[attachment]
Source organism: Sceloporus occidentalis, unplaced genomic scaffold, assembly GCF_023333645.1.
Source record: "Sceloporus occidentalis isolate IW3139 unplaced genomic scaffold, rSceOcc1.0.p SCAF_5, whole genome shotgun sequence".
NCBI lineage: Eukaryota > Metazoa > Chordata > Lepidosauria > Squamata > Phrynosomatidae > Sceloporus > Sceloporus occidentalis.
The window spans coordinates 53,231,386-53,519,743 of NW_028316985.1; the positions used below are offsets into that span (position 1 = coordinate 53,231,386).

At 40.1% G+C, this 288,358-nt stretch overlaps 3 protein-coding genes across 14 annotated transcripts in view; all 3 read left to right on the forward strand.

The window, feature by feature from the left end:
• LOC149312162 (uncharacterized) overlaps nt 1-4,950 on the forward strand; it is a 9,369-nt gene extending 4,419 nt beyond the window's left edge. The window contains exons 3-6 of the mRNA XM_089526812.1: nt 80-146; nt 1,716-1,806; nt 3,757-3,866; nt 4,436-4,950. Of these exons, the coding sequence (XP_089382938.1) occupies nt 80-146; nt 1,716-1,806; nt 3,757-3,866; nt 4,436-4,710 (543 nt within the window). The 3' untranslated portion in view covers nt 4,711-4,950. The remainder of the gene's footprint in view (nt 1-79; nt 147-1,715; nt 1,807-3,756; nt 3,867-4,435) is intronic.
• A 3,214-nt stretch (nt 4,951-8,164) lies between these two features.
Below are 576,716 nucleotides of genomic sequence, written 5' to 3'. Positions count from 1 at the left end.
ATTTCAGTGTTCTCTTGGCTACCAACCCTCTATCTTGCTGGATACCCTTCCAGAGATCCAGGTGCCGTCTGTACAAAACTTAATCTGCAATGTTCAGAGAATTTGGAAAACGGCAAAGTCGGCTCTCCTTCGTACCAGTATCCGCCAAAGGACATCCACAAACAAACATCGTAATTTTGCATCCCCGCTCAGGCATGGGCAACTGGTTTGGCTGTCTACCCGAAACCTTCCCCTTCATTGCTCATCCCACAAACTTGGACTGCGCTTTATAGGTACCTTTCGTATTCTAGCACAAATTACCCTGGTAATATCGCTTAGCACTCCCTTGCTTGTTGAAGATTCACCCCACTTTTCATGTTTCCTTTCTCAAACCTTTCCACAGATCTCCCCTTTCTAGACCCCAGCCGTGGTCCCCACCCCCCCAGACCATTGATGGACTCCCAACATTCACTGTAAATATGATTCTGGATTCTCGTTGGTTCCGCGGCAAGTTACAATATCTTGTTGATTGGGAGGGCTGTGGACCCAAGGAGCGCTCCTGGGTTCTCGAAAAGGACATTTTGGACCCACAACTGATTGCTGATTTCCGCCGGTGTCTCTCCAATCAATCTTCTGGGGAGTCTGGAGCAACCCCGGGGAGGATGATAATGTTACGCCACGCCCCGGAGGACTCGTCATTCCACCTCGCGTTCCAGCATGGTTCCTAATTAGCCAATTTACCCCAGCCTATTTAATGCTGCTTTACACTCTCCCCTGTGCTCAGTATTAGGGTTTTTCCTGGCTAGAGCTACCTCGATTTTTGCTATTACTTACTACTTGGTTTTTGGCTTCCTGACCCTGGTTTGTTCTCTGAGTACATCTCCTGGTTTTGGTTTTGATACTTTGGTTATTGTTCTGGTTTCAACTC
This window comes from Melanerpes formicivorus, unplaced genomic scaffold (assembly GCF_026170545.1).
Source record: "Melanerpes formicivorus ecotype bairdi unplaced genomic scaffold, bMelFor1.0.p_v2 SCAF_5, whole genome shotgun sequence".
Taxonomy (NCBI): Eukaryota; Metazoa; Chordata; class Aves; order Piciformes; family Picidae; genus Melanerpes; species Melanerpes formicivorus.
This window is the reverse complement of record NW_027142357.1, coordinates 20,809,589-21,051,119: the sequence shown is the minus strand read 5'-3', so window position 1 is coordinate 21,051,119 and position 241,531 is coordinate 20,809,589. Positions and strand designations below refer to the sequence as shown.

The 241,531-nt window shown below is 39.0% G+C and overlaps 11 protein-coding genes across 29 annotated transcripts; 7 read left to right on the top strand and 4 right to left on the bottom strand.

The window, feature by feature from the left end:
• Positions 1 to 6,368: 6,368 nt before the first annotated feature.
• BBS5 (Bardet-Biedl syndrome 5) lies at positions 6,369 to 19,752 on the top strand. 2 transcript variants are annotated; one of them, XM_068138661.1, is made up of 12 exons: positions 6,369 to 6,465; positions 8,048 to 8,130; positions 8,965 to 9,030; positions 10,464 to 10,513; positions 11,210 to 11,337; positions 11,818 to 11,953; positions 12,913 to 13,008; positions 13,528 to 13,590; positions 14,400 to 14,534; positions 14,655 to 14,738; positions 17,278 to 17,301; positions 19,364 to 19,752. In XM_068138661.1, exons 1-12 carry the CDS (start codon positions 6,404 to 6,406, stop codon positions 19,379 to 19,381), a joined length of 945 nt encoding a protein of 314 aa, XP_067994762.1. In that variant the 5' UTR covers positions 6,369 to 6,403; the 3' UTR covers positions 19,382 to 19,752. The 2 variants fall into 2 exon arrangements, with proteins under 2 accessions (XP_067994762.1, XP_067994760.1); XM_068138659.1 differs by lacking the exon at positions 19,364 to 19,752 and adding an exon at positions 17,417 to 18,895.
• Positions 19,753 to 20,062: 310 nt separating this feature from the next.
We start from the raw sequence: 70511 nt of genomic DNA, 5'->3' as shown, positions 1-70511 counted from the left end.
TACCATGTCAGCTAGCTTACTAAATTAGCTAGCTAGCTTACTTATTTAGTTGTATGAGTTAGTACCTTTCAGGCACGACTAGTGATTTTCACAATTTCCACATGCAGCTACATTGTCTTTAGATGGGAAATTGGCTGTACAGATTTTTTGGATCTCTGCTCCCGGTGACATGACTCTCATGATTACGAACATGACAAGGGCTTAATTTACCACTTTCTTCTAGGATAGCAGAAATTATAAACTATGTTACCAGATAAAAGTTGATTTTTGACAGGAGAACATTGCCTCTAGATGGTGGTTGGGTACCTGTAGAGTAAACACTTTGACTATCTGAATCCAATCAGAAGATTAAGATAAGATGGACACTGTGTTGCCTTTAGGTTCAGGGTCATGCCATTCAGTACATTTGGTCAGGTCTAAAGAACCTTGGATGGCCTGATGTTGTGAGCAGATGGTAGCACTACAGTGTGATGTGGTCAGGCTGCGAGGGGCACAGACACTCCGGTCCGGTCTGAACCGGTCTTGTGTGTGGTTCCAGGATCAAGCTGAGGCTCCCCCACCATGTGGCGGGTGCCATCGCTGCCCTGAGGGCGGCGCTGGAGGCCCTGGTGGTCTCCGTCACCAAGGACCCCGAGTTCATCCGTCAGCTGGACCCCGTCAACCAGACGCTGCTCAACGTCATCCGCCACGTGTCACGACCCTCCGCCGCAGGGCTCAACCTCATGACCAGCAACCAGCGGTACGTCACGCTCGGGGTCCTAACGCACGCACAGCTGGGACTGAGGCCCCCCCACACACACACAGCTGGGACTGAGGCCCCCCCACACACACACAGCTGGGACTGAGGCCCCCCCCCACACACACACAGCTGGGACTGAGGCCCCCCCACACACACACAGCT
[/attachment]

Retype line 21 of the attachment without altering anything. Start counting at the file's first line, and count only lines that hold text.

TACCATGTCAGCTAGCTTACTAAATTAGCTAGCTAGCTTACTTATTTAGTTGTATGAGTTAGTACCTTTCAGGCACGACTAGTGATTTTCACAATTTCCACATGCAGCTACATTGTCTTTAGATGGGAAATTGGCTGTACAGATTTTTTGGATCTCTGCTCCCGGTGACATGACTCTCATGATTACGAACATGACAAGGGCTTAATTTACCACTTTCTTCTAGGATAGCAGAAATTATAAACTATGTTACCAGATAAAAGTTGATTTTTGACAGGAGAACATTGCCTCTAGATGGTGGTTGGGTACCTGTAGAGTAAACACTTTGACTATCTGAATCCAATCAGAAGATTAAGATAAGATGGACACTGTGTTGCCTTTAGGTTCAGGGTCATGCCATTCAGTACATTTGGTCAGGTCTAAAGAACCTTGGATGGCCTGATGTTGTGAGCAGATGGTAGCACTACAGTGTGATGTGGTCAGGCTGCGAGGGGCACAGACACTCCGGTCCGGTCTGAACCGGTCTTGTGTGTGGTTCCAGGATCAAGCTGAGGCTCCCCCACCATGTGGCGGGTGCCATCGCTGCCCTGAGGGCGGCGCTGGAGGCCCTGGTGGTCTCCGTCACCAAGGACCCCGAGTTCATCCGTCAGCTGGACCCCGTCAACCAGACGCTGCTCAACGTCATCCGCCACGTGTCACGACCCTCCGCCGCAGGGCTCAACCTCATGACCAGCAACCAGCGGTACGTCACGCTCGGGGTCCTAACGCACGCACAGCTGGGACTGAGGCCCCCCCACACACACACAGCTGGGACTGAGGCCCCCCCACACACACACAGCTGGGACTGAGGCCCCCCCCCACACACACACAGCTGGGACTGAGGCCCCCCCACACACACACAGCT